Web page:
Steve Jones’ Say

I wonder how many agents and wholesalers have recently wanted to throw in the towel?

Plenty I imagine. Few, of course, are likely to have genuinely contemplated shutting up shop. But I can’t recall a period where the industry has encountered such a continuous morale-sapping battering. One agent told me how it’s becoming “just all too hard”.

Internally, we’ve had the collapse of Tempo, Bentours and Excite. Externally, the heartbreaking bushfires clobbered the inbound and domestic market, while on-going geopolitical issues continue to create anxiety. Now we have the global spread of coronavirus, now known as COVID-19. You start to wonder, in a mildly paranoiac way, what’s next?

Furthermore, and arguably a more fundamental issue, is climate change and wider environmental issues. Travel, inevitably, is at the sharp end. Overtourism, rightly, has become a major talking point and we are all under pressure to limit our flying.

Travel and tourism, it is fair to say, is enduring some challenging times.

In the main, travel operates on small margins, so few people enter the industry to get rich. But it’s a feel-good industry to work in. The product is highly desirable and exciting, educational even. Flick through the pages of Travel Daily and travelBulletin and you’ll see travel agents and product staff frolicking (apologies, working) in extraordinary destinations that relatively few people will experience. In some ways, we are privileged.

Yet it’s also people’s livelihoods. Business owners have responsibilities, to families and staff. There are mortgages to maintain, mouths to feed. At the corporate end of town shareholders demand results, or demand change, if performances flounder. And right now, travel is a tough place to be.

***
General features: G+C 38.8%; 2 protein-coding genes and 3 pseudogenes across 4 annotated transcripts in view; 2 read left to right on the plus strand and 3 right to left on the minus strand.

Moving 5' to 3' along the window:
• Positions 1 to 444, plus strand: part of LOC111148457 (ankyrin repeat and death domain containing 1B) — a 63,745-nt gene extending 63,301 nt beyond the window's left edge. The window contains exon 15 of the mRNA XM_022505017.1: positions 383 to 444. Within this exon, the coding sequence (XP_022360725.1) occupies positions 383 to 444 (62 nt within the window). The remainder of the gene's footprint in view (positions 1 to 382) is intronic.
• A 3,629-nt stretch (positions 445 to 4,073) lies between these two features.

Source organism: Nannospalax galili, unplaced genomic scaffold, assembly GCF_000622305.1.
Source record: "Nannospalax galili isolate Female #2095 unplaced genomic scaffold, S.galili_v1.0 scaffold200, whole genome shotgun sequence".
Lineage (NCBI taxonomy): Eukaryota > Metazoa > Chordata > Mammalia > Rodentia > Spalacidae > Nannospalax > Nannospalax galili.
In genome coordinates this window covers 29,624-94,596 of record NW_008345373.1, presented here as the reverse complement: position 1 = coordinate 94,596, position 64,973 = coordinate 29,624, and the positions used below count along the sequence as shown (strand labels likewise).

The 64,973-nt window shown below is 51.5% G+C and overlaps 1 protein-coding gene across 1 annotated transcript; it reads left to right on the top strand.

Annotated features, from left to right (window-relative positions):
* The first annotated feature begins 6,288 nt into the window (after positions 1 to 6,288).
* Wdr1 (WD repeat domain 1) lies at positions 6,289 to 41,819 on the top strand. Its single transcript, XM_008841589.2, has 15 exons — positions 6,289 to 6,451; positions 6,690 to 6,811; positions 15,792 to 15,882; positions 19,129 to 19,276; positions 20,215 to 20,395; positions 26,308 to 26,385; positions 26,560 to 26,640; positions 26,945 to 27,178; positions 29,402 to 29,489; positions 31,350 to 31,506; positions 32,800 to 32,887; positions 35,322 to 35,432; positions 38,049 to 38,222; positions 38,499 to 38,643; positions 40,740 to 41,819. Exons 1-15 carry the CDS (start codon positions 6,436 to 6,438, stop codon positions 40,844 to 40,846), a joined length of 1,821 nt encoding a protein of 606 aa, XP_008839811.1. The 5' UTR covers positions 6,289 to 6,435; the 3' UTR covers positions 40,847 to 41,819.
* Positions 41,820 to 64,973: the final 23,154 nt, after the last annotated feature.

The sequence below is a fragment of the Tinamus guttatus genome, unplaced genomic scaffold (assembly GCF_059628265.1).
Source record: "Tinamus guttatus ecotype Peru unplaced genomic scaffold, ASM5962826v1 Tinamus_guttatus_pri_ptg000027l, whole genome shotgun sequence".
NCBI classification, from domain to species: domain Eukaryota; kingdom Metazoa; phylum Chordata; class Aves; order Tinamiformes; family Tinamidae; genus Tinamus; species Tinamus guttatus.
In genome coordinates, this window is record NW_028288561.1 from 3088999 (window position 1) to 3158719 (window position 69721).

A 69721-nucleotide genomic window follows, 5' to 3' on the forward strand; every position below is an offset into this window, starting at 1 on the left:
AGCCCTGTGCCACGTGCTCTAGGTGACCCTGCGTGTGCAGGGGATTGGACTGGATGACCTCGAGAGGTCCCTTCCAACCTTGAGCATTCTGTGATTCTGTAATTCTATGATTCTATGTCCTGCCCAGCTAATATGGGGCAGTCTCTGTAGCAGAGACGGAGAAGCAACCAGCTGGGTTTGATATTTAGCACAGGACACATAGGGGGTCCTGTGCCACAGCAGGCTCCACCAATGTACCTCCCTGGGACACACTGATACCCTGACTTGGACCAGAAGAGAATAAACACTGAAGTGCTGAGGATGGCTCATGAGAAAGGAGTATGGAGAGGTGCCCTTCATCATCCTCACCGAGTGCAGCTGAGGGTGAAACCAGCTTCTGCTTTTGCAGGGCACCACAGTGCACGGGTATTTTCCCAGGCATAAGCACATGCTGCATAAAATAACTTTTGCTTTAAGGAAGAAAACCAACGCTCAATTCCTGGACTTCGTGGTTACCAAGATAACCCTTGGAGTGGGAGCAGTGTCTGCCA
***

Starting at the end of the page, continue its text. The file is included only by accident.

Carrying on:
A Travel Daily survey found 82% of respondents were facing cancellations as a direct result of COVID-19, and not just to China. That is telling, yet hardly surprising. We’ve lived with global terrorism for the best part of two decades, but random attacks create isolated, one-off shocks. The spread of a virus is pervasive and potentially long-lasting. While China, and Asia more widely, is clearly the epicentre, it has crept to all corners of the globe. Corporate Travel Management’s FY20 forecasts perhaps best illustrated the threat of COVID-19, warning it could wipe $40m from its EBITDA.

Is it an over-reaction to postpone travel plans? I’d say so. But it matters little. Regardless of the cause, it’s lost revenue and it doesn’t take much for small enterprises to begin to struggle.

Nevertheless, the industry has been through dark days before, and its capacity to rebound has been demonstrated time and again. Demand may fall during choppy times, and that is clearly challenging for all, but when more settled times return — as they will — bookings will rapidly follow.

Travel, whatever is thrown at it, will never lose its appeal.

If you have any thoughts, email steve.jones@travelbulletin.com.au.

 

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